See the trailer and clips here.

For more on the movie this is the website.

Release formats: Standard

Genre: Superhero Comedy

Rating: NR

Tyler Perry’s Madea’s Big Happy Family

(Lionsgate) Tyler Perry, Loretta Devine, Bow Wow, Isaiah Mustafa. When Madea’s niece receives some distressing news about her health, she wants to break it to her children in her own way. However her kids are too wrapped up in their own problems to pay attention to the crisis their mother is undergoing. In charges Madea to gather the family together and unite them in support of their stricken member.

See the trailer and the full movie here (available for online streaming at Amazon) here.

For more on the movie this is the website.

Release formats: Standard

Genre: Dramedy

Rating: PG-13 (for drug content, language and some mature thematic material)

Water for Elephants

(20th Century Fox) Robert Pattinson, Reese Witherspoon, Christoph Waltz, Hal Holbrook. Based on the best-selling novel, a penniless veterinary student arrives at a two-bit travelling circus during the Depression to use his skills to tend to their animals. He becomes enamored of the wife of the sadistic and cruel ringmaster, leading to tragic consequences.

See the trailer, clips and interviews here.

For more on the movie this is the website.

Release formats: Standard

Genre: Drama

Rating: PG-13 (for moments of intense violence and sexual content)

New Releases for the Week of August 20, 2010


August 20, 2010

Emma Thompson has a message for the critics.

NANNY MCPHEE RETURNS

(Universal) Emma Thompson, Maggie Gyllenhaal, Rhys Ifans, Maggie Smith, Ewan McGregor, Ralph Fiennes, Asa Butterfield, Lil Woods, Oscar Steer, Eros Vlahos. Directed by Susanna White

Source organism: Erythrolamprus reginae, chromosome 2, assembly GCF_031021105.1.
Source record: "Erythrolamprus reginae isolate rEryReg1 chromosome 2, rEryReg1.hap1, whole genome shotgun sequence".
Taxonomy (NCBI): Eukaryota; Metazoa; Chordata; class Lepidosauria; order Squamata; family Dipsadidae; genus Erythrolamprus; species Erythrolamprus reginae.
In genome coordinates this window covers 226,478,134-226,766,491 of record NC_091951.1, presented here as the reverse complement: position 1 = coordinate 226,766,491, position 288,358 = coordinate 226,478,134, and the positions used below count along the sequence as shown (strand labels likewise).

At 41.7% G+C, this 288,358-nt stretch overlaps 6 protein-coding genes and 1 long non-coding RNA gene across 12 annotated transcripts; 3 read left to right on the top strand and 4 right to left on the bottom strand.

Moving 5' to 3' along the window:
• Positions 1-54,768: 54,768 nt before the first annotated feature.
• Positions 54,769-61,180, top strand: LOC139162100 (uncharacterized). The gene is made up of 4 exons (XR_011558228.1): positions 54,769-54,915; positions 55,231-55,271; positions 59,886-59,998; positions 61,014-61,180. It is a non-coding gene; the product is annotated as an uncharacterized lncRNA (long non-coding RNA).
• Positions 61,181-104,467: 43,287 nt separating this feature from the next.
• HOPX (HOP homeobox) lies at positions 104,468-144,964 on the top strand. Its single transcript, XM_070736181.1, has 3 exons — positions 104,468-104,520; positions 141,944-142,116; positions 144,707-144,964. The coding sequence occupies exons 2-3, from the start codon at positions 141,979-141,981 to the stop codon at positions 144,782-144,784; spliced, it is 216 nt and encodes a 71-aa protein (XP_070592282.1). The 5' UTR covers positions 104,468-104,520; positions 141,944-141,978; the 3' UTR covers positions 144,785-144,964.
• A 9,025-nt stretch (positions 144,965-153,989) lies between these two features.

The sequel to the surprisingly charming Nanny McPhee returns Oscar-winning actress to the role of the magical nanny who appears when she is needed most and wanted the least, this time with an entirely new family in an entirely different era. She must help a rural family and their posh city cousins get along, and along the way help them learn to work together to save the family farm. As there has been only Ramona and Beezus and Cats & Dogs: The Revenge of Kitty Galore to fill the family film market void since Despicable Me, this should do very well even if it’s only halfway decent.

See the trailer, clips and a featurette here.

For more on the movie this is the website.

Release formats: Standard

Rating: PG (for rude humor, some language and mild thematic elements)

Get Low

(Sony Classics) Robert Duvall, Bill Murray, Sissy Spacek, Lucas Black. A curmudgeonly hermit in a small Appalachian town during the Great Depression decides that he doesn’t want to miss his own funeral – who knows what is going to be said about him when he’s not around to defend himself – so he arranges with an unscrupulous funeral home director to throw a funeral for himself while he’s still alive. At the funeral, he determines to reveal a secret that will change the lives of those who live in that town for good.